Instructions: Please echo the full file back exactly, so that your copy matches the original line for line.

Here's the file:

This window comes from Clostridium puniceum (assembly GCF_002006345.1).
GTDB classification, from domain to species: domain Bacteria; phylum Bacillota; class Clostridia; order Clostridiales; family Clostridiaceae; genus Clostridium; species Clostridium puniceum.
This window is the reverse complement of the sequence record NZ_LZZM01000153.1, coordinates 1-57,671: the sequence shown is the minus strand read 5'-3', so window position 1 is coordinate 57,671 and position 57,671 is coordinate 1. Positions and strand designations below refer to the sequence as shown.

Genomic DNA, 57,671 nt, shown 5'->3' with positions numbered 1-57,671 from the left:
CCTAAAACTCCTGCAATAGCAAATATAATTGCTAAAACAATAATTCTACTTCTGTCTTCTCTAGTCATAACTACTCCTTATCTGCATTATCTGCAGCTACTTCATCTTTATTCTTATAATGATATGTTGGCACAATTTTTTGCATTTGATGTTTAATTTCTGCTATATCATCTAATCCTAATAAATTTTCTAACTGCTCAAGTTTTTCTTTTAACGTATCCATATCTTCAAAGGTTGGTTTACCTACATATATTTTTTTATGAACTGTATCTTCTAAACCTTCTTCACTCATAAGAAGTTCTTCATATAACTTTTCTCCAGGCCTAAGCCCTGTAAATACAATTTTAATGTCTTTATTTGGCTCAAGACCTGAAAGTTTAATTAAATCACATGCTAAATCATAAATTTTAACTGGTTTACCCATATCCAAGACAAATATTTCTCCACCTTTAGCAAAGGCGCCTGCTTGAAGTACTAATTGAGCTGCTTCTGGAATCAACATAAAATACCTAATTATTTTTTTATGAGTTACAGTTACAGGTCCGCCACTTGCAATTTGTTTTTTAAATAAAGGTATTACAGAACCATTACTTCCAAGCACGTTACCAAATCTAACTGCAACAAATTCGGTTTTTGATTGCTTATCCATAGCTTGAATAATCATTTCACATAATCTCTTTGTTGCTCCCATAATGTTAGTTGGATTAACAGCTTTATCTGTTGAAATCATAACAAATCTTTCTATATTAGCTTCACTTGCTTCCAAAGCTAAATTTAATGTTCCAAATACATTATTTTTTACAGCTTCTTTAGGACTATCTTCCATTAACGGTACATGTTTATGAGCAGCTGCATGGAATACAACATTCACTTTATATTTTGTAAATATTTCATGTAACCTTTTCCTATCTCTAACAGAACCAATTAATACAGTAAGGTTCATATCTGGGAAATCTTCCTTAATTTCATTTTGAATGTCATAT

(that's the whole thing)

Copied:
This window comes from Clostridium puniceum (assembly GCF_002006345.1).
GTDB classification, from domain to species: domain Bacteria; phylum Bacillota; class Clostridia; order Clostridiales; family Clostridiaceae; genus Clostridium; species Clostridium puniceum.
This window is the reverse complement of the sequence record NZ_LZZM01000153.1, coordinates 1-57,671: the sequence shown is the minus strand read 5'-3', so window position 1 is coordinate 57,671 and position 57,671 is coordinate 1. Positions and strand designations below refer to the sequence as shown.

Genomic DNA, 57,671 nt, shown 5'->3' with positions numbered 1-57,671 from the left:
CCTAAAACTCCTGCAATAGCAAATATAATTGCTAAAACAATAATTCTACTTCTGTCTTCTCTAGTCATAACTACTCCTTATCTGCATTATCTGCAGCTACTTCATCTTTATTCTTATAATGATATGTTGGCACAATTTTTTGCATTTGATGTTTAATTTCTGCTATATCATCTAATCCTAATAAATTTTCTAACTGCTCAAGTTTTTCTTTTAACGTATCCATATCTTCAAAGGTTGGTTTACCTACATATATTTTTTTATGAACTGTATCTTCTAAACCTTCTTCACTCATAAGAAGTTCTTCATATAACTTTTCTCCAGGCCTAAGCCCTGTAAATACAATTTTAATGTCTTTATTTGGCTCAAGACCTGAAAGTTTAATTAAATCACATGCTAAATCATAAATTTTAACTGGTTTACCCATATCCAAGACAAATATTTCTCCACCTTTAGCAAAGGCGCCTGCTTGAAGTACTAATTGAGCTGCTTCTGGAATCAACATAAAATACCTAATTATTTTTTTATGAGTTACAGTTACAGGTCCGCCACTTGCAATTTGTTTTTTAAATAAAGGTATTACAGAACCATTACTTCCAAGCACGTTACCAAATCTAACTGCAACAAATTCGGTTTTTGATTGCTTATCCATAGCTTGAATAATCATTTCACATAATCTCTTTGTTGCTCCCATAATGTTAGTTGGATTAACAGCTTTATCTGTTGAAATCATAACAAATCTTTCTATATTAGCTTCACTTGCTTCCAAAGCTAAATTTAATGTTCCAAATACATTATTTTTTACAGCTTCTTTAGGACTATCTTCCATTAACGGTACATGTTTATGAGCAGCTGCATGGAATACAACATTCACTTTATATTTTGTAAATATTTCATGTAACCTTTTCCTATCTCTAACAGAACCAATTAATACAGTAAGGTTCATATCTGGGAAATCTTCCTTAATTTCATTTTGAATGTCATAT